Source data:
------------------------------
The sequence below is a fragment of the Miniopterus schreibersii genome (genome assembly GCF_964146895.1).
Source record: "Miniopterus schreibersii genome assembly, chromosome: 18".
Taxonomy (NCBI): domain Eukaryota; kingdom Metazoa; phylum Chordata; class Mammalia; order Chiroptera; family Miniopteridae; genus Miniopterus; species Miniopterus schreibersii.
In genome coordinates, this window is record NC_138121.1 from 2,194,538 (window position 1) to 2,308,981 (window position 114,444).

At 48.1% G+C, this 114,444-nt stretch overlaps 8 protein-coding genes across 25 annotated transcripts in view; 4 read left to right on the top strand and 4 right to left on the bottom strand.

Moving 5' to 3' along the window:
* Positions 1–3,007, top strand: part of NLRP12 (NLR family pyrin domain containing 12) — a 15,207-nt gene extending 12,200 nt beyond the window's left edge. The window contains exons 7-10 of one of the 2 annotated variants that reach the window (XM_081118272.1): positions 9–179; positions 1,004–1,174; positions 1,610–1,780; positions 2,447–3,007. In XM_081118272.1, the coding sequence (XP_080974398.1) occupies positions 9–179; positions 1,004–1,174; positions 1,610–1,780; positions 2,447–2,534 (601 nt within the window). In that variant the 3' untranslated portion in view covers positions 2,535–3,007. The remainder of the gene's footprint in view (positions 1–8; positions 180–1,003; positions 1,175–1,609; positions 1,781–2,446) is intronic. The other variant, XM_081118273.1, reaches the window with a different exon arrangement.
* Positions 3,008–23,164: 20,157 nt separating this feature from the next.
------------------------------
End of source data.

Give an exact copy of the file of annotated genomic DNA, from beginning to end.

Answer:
The sequence below is a fragment of the Miniopterus schreibersii genome (genome assembly GCF_964146895.1).
Source record: "Miniopterus schreibersii genome assembly, chromosome: 18".
Taxonomy (NCBI): domain Eukaryota; kingdom Metazoa; phylum Chordata; class Mammalia; order Chiroptera; family Miniopteridae; genus Miniopterus; species Miniopterus schreibersii.
In genome coordinates, this window is record NC_138121.1 from 2,194,538 (window position 1) to 2,308,981 (window position 114,444).

At 48.1% G+C, this 114,444-nt stretch overlaps 8 protein-coding genes across 25 annotated transcripts in view; 4 read left to right on the top strand and 4 right to left on the bottom strand.

Moving 5' to 3' along the window:
* Positions 1–3,007, top strand: part of NLRP12 (NLR family pyrin domain containing 12) — a 15,207-nt gene extending 12,200 nt beyond the window's left edge. The window contains exons 7-10 of one of the 2 annotated variants that reach the window (XM_081118272.1): positions 9–179; positions 1,004–1,174; positions 1,610–1,780; positions 2,447–3,007. In XM_081118272.1, the coding sequence (XP_080974398.1) occupies positions 9–179; positions 1,004–1,174; positions 1,610–1,780; positions 2,447–2,534 (601 nt within the window). In that variant the 3' untranslated portion in view covers positions 2,535–3,007. The remainder of the gene's footprint in view (positions 1–8; positions 180–1,003; positions 1,175–1,609; positions 1,781–2,446) is intronic. The other variant, XM_081118273.1, reaches the window with a different exon arrangement.
* Positions 3,008–23,164: 20,157 nt separating this feature from the next.